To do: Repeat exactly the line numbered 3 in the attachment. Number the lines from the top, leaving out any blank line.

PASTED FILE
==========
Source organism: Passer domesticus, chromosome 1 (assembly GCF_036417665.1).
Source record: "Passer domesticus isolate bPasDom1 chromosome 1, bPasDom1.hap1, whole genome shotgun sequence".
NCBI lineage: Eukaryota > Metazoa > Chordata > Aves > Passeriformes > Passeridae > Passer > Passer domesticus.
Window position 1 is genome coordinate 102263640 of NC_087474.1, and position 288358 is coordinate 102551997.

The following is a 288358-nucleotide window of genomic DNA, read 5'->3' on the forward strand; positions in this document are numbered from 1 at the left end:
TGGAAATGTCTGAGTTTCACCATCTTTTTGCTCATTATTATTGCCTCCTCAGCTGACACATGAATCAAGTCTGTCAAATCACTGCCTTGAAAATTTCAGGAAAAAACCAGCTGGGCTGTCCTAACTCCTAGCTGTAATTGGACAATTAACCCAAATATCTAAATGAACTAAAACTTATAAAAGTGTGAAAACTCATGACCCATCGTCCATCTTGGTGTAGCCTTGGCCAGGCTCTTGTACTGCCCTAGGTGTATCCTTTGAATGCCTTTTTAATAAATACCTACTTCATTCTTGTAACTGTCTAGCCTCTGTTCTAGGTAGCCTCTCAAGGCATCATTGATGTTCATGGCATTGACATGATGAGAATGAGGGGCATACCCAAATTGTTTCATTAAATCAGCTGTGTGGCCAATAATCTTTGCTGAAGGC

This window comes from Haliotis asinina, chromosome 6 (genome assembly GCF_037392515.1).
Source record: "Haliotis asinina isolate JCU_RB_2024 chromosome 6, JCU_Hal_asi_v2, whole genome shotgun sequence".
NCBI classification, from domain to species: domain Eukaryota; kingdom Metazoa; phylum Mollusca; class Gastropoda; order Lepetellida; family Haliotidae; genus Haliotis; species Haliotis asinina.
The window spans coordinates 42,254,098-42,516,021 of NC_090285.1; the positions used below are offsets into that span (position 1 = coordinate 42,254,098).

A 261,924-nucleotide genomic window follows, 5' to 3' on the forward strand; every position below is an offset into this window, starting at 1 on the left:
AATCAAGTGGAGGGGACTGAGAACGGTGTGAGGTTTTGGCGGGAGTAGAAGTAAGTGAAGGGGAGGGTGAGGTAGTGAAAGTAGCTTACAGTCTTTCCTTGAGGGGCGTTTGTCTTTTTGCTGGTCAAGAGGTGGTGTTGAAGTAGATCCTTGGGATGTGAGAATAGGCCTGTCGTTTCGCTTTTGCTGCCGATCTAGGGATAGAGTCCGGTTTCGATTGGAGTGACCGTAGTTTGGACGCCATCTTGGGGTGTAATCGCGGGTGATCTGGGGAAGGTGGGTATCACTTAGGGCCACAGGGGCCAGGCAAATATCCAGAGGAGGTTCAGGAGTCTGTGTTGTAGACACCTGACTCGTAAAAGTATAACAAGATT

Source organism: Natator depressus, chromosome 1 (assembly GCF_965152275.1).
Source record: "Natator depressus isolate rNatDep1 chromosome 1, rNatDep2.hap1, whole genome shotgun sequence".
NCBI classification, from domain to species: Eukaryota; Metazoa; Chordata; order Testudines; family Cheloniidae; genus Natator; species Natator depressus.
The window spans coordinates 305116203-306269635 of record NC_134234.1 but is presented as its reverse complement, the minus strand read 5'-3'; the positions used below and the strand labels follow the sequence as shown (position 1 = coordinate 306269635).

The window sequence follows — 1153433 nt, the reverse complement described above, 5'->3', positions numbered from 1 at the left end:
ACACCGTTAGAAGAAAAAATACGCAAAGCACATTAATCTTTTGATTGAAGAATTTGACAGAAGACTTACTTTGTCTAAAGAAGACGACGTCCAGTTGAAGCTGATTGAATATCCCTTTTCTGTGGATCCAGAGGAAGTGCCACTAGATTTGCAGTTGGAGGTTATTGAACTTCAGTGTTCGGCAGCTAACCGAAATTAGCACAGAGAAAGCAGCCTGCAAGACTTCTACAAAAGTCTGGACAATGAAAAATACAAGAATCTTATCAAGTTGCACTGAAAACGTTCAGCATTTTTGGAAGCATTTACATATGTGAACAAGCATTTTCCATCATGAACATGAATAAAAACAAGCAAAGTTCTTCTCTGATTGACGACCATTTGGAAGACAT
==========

NCBI lineage: Eukaryota > Metazoa > Chordata > Aves > Passeriformes > Passeridae > Passer > Passer domesticus.